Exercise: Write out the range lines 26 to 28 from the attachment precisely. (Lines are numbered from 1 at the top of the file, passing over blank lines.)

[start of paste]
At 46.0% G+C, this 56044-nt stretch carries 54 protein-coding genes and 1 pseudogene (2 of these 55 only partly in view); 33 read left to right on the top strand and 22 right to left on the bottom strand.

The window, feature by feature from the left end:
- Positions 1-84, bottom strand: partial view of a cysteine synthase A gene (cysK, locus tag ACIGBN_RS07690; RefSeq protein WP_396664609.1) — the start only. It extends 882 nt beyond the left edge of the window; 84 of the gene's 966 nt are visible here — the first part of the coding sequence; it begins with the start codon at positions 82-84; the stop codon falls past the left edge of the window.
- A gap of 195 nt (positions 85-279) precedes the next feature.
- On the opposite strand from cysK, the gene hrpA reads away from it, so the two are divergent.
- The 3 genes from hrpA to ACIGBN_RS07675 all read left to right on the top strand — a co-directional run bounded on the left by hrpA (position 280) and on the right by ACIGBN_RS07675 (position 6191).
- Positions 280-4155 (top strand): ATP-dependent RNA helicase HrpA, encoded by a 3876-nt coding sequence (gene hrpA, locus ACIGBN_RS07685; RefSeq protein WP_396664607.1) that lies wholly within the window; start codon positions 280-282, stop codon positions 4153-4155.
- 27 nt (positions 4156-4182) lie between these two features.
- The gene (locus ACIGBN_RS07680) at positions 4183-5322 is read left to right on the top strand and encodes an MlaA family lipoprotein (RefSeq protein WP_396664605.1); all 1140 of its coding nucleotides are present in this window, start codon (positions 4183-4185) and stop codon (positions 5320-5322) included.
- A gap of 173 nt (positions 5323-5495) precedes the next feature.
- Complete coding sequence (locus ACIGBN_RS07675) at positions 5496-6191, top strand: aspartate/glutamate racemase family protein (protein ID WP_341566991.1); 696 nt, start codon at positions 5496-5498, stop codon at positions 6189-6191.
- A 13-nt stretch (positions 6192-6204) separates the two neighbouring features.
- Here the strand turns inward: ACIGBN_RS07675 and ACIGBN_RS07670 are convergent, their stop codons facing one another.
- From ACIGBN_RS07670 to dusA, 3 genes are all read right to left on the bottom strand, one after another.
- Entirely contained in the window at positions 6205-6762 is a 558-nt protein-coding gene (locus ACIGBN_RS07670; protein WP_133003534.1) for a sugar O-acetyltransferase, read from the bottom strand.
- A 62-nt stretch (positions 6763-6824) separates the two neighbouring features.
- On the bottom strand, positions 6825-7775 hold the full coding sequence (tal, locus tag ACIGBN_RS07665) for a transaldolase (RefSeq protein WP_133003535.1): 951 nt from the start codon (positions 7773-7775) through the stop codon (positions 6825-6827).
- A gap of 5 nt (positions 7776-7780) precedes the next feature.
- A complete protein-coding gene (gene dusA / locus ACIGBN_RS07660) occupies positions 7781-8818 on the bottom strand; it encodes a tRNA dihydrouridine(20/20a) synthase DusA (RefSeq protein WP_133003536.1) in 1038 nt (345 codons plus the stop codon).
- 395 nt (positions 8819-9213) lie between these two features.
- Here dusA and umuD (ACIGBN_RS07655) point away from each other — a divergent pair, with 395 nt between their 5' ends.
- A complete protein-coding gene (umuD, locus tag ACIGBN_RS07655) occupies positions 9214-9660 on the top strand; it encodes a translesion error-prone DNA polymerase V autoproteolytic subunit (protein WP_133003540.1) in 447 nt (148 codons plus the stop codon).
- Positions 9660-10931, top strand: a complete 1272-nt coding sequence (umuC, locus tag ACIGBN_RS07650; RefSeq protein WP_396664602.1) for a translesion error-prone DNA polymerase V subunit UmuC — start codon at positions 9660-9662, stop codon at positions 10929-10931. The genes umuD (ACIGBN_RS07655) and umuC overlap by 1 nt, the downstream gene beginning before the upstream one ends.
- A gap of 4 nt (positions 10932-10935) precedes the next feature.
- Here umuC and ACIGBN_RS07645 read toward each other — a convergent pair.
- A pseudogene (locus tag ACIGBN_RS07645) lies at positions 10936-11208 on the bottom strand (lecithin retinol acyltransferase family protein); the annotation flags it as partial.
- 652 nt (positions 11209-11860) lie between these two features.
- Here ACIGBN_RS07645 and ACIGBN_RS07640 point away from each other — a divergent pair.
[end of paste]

- A pseudogene (locus tag ACIGBN_RS07645) lies at positions 10936-11208 on the bottom strand (lecithin retinol acyltransferase family protein); the annotation flags it as partial.
- 652 nt (positions 11209-11860) lie between these two features.
- Here ACIGBN_RS07645 and ACIGBN_RS07640 point away from each other — a divergent pair.